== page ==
WITH ALL the progress that has been made treating AIDS in the United States, each year 40,000 Americans become infected with the virus that causes the disease. More than half of them acquire the disease from people who are not aware they are carrying HIV. Of the slightly more than 1 million Americans with HIV, about 25 percent do not know they are infected and can infect others. To address this lethal ignorance, the Centers for Disease Control and Prevention has said it will recommend more and broader testing this summer.
Testing that is more routine, especially with the new rapid tests that give results within 20 minutes, would seem an obvious choice. But, going back to the time when an AIDS diagnosis was a virtual death sentence and there was severe stigmatizing of those with the disease, testing was recommended mainly for high - risk groups or in areas with high incidence, and only after pre-test counseling.
The disease still carries considerable stigma, but the drug therapies have made it treatable, tilting the balance in favor of more routine testing. Such screening not only brings infected individuals into treatment at an earlier stage when the disease can more easily be kept at bay, but according to the CDC it also motivates more than half of those who find they are HIV-positive to change their behavior to prevent transmission of the virus. Many doctors and public health officials also believe that more routine testing for the virus will help to reduce the stigma of the disease simply by normalizing the way the healthcare system goes about detecting and treating it.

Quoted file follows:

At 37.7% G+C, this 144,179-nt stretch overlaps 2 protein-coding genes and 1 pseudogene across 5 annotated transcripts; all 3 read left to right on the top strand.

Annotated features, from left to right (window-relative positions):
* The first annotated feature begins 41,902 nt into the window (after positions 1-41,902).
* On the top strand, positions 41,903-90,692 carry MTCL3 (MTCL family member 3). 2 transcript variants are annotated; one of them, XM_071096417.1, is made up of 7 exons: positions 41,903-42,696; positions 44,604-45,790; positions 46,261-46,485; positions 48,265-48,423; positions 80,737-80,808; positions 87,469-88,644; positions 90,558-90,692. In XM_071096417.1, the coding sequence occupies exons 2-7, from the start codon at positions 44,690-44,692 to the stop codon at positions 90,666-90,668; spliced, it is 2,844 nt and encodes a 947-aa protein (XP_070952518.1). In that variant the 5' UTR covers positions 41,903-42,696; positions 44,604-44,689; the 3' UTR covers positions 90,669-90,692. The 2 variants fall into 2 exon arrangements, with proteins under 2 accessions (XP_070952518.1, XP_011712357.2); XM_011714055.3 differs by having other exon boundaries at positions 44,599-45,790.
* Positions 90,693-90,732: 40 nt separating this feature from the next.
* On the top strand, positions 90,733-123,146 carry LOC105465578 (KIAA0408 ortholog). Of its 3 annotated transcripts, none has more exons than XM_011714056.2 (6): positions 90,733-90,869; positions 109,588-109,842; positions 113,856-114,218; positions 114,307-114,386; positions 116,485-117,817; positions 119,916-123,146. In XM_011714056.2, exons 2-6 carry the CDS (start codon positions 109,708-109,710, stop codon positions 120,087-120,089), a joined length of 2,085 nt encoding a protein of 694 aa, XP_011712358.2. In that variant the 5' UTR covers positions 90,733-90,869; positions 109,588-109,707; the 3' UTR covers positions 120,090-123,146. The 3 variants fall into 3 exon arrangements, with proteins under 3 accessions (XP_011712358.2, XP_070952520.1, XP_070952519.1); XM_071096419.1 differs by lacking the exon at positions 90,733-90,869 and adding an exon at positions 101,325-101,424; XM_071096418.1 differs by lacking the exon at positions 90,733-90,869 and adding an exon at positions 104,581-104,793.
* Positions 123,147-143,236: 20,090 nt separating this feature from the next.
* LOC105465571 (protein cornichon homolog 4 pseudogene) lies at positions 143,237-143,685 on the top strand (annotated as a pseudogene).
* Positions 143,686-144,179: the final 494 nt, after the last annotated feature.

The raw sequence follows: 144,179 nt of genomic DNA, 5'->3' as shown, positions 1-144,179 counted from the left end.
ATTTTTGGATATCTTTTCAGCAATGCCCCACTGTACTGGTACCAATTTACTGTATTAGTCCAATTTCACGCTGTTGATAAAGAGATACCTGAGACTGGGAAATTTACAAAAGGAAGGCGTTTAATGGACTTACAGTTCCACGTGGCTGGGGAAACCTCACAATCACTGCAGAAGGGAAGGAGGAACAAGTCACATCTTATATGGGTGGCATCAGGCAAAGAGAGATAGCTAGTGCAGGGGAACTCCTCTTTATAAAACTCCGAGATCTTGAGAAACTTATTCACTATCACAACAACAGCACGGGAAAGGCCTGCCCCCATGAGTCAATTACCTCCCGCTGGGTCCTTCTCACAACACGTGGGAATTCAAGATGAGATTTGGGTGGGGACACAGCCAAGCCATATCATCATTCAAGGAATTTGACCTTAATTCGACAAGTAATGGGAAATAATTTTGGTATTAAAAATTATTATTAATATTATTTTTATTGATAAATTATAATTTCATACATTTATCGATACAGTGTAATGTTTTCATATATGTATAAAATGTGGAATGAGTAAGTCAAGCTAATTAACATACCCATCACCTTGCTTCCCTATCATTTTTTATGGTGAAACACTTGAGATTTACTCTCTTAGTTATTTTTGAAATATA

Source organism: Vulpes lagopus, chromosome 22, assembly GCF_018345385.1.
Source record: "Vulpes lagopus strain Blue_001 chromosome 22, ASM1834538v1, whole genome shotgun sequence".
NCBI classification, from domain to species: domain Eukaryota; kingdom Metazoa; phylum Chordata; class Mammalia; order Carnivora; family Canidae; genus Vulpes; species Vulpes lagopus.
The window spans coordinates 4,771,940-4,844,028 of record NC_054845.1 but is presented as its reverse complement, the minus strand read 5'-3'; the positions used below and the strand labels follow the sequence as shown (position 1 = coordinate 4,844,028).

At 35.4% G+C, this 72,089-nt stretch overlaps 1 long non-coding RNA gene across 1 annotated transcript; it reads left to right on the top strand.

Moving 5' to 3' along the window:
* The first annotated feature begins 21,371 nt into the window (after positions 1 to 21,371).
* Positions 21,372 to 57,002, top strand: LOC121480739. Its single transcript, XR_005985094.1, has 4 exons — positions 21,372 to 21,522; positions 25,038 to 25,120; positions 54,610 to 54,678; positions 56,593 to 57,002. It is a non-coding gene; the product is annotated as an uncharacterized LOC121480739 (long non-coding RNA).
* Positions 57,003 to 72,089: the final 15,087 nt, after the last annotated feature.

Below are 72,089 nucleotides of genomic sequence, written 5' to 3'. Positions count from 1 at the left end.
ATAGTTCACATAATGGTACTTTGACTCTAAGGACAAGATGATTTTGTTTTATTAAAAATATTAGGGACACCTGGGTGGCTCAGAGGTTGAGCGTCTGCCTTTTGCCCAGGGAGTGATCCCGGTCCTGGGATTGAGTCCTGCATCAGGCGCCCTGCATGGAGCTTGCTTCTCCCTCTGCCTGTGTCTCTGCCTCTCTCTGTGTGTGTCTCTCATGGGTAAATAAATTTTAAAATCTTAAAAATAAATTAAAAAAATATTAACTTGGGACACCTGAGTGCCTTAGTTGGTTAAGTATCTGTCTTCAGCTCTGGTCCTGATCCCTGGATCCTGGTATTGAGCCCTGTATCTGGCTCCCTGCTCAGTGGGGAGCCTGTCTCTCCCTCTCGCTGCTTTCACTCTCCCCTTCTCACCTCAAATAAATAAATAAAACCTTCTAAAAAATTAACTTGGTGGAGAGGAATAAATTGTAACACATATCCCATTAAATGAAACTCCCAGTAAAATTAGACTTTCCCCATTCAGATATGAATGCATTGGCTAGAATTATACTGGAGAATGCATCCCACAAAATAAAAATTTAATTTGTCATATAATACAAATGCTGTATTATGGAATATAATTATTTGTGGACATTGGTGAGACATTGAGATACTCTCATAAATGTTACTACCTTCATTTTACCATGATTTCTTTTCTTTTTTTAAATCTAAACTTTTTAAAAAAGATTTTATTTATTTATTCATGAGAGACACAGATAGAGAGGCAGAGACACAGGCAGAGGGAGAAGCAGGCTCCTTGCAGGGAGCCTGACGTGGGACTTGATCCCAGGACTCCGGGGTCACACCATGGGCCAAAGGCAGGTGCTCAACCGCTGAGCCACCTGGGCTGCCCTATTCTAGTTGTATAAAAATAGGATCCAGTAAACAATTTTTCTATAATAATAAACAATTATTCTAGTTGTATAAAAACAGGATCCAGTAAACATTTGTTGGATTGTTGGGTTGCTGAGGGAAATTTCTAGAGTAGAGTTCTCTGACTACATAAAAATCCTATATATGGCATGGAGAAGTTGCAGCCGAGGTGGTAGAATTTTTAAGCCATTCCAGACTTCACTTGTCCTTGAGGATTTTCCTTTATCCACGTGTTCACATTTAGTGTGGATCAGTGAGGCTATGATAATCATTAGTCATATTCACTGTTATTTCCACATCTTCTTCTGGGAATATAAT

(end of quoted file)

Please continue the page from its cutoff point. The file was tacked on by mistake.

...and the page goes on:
Last week, at the ninth annual Lemuel Shattuck Hospital HIV Conference at the John F. Kennedy Library and Museum, a Boston University School of Medicine professor reported on a study of testing at Boston Medical Center, which serves an area with a relatively high incidence of AIDS. Dr. Paul R. Skolnik said the study of patients tested on a routine basis between 1999 and 2003 showed that 47 percent of those found to be HIV-positive had been admitted to BMC for conditions unrelated to HIV disease. Without the testing, he said, it is unlikely their condition would have been discovered as early as it was.
Like any screening procedure, routine testing for HIV will result in many negative results. But healthcare specialists say that on a cost-benefit basis , routine HIV testing ranks favorably with screening for diseases like colon cancer. At last week's conference, Dr. Rochelle Scheib of the Shattuck Hospital warned against complacency about HIV when the disease's day-to-day challenges are ``overshadowed by the crisis of the day." The CDC recommendations for broader HIV testing should help ensure that the effort to prevent and treat this disease gets the priority it deserves.